Whether or not the Unites States and the European Union will honor the commitment they had made when China acceded to the World Trade Organization 15 years ago will become a touchstone for the U.S. and the EU leaderships' credibility.
In Section 15 of the Accession Protocol of China to the WTO, signed by all members including the U.S. and China in December 2001, they agreed a 15 years' transition period to allow investigating authorities in other WTO members to use the analogue country method in their anti-dumping investigations against imports from China.
Under the analogue country method, investigators don't use the product price in the exporting country as a basis when determining whether to impose tariffs, and instead use third-country reference prices. As a result, more Chinese products are investigated, and in most cases they have to pay higher anti-dumping duties even though there are problematic issues related to price estimation in China.
There are two options for the 15-year transition period. First, if Chinese producers can prove market economy conditions prevail in their respective industries, such as in the production and sales of the goods, importing WTO members would need to use Chinese prices or costs in their investigations. Second, if those producers cannot demonstrate such market economy conditions, other WTO members can use prices and costs of a third analogue country.
From a strictly legal perspective, the Accession Protocol does not explicitly say that other WTO members should grant China market economy status and it does not set a deadline by which this must happen. In addition, the WTO itself does not have a definition of what exactly is a market economy. Domestic trade laws have created the concept of market economy status and the criteria to grant it.
But the protocol does say that "in any event" WTO members may not use the analogue country method against Chinese exports beyond the 15-year transition period. This means that after Dec 11, 2016, the U.S. should treat Chinese exports like those from other WTO members, unless it renegotiates an agreement to prolong the transition period with China, which Beijing would not agree. So, whether or not the U.S. confirms China's market economy status, from Dec 11 it will have to stop using the analogue country method against Chinese products.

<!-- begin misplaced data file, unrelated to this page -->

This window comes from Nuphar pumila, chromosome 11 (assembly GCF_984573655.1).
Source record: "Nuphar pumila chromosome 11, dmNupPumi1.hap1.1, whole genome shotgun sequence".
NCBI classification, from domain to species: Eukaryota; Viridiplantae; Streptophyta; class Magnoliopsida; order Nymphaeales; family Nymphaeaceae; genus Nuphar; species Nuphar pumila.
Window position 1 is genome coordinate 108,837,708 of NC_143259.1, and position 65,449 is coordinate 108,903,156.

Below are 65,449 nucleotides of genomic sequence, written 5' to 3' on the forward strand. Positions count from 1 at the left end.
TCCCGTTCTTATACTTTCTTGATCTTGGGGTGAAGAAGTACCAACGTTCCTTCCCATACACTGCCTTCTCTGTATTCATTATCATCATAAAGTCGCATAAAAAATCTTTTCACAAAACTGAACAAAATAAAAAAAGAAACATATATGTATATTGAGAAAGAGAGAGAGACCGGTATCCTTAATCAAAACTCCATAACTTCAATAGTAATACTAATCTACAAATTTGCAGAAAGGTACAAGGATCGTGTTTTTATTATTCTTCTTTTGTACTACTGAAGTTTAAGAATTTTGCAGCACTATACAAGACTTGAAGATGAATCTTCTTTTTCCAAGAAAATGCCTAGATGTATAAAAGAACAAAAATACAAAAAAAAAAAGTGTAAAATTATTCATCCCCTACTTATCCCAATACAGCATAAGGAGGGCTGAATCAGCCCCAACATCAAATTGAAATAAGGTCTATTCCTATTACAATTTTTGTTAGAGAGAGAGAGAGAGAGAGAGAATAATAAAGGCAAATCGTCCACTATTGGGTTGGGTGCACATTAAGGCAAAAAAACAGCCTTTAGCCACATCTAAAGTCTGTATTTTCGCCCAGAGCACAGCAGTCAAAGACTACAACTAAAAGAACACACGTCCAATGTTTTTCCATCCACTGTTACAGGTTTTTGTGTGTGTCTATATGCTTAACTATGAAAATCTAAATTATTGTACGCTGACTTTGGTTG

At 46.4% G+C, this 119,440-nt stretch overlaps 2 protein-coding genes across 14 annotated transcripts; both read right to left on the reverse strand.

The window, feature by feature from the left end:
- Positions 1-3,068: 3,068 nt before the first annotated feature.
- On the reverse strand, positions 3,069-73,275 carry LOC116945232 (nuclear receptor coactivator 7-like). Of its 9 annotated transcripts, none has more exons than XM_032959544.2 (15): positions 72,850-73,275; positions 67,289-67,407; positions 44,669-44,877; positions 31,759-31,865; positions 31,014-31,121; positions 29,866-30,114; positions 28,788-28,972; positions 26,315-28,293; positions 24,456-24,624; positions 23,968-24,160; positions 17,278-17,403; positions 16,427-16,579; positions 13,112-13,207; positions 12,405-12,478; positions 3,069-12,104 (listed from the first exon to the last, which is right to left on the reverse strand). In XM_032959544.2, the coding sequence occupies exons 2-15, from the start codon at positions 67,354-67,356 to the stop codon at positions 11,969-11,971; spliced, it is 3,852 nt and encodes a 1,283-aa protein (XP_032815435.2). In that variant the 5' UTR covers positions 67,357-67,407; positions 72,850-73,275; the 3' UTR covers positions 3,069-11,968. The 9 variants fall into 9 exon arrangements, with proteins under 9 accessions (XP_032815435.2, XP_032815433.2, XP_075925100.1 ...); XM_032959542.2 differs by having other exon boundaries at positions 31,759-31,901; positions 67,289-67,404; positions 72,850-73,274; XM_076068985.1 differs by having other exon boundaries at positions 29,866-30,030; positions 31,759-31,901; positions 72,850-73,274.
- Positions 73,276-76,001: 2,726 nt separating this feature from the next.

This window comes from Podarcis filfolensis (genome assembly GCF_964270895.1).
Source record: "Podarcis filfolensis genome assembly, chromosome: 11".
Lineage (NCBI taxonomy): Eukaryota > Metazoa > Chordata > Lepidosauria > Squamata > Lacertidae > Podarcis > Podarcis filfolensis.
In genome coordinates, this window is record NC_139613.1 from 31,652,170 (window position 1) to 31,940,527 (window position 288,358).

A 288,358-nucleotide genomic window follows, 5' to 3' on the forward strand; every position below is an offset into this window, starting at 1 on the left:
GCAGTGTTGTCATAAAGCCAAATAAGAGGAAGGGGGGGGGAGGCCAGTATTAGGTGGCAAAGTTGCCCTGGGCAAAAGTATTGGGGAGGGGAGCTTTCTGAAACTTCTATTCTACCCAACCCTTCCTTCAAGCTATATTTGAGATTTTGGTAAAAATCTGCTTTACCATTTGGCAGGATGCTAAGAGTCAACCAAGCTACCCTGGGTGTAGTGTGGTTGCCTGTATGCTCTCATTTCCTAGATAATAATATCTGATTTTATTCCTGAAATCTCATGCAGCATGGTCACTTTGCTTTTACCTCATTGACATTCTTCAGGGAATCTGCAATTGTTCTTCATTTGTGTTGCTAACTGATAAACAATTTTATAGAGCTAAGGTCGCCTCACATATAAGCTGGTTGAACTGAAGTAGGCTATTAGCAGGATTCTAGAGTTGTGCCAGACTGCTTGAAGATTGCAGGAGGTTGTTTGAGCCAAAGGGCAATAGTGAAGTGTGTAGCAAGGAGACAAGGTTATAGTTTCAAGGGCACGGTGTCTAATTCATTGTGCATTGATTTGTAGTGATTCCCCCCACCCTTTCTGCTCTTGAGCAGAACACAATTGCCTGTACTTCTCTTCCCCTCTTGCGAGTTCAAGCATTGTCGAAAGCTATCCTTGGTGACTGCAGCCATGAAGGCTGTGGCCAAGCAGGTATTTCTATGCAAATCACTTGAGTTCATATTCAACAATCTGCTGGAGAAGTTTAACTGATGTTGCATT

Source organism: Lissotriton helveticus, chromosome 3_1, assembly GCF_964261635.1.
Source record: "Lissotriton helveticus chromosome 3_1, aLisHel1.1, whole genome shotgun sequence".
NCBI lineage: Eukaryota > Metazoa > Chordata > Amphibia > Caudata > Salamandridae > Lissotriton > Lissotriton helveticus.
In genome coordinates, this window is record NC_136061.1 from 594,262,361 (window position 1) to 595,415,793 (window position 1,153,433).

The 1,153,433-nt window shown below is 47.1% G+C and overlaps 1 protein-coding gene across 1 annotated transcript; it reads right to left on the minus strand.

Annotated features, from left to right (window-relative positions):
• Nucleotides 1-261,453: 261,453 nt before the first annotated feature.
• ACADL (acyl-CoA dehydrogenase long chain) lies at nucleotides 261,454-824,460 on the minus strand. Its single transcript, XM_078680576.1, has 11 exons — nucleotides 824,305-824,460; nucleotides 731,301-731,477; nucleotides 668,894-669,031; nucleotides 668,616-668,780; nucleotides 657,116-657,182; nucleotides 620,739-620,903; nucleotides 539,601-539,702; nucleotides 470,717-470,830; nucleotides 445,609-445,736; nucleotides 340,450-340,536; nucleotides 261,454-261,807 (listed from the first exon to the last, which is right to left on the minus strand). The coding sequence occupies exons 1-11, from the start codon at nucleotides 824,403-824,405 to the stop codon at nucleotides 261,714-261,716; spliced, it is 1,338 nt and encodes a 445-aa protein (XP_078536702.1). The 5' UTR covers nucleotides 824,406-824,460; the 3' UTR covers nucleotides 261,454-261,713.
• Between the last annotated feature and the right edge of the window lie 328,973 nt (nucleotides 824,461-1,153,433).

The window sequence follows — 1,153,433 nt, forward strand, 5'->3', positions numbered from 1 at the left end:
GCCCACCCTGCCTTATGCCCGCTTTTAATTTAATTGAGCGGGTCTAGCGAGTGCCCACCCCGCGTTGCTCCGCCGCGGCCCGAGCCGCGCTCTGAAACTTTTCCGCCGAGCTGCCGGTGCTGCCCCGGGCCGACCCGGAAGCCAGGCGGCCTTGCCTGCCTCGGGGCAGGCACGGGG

Experts like Bernard O'Connor argue that other provisions of Section 15 imply that even after Dec 11, China will need to meet the market economy criteria of importing countries to stop other countries from using the analogue country method. This logic has two major flaws. First, if China still needs to prove it qualifies as a market economy after Dec 11, as O'Connor argues, then the expiry date in the protocol is meaningless. Second, the most likely intention of the negotiators writing this specific text was to allow for a 15-year transition period for both China and other members, during which China accepted discriminatory treatment in anti-dumping investigations.
More importantly, we are witnessing a degree of hypocrisy here from EU and U.S. officials, who apply criteria to other countries that they themselves do not meet. No government intervention in productions and sales?
There are numerous cases where WTO panels have ruled against the EU and the U.S. for their government interventions, including billions of dollars of subsidies to domestic civil aircraft manufacturing as well as cotton subsidies. CNN Money tracker shows the U.S. government pledged trillion and actually spent trillion to rescue its financial institutions from 2008 to 2009, and the EU spent at least trillion to bail out its banks.
Yes, China is still far from being a smooth-functioning market economy, although it has made steady progress in that direction. And it ought to continue improving its market institutions for the good of its own development.
But the fact that China falls short of a perfect market economy according to the U.S. should not be an excuse for Washington to not respect the letter and spirit of the negotiated agreement of a 15-year transition period for the analogue country method.
Appropriate solutions to the issue could be an opportunity for U.S. leaders to show that Washington remains credibly committed to standing by a rule-based, non-discriminatory multilateral trading system.
By Shuaihua Cheng
The author is managing director of ICTSD China.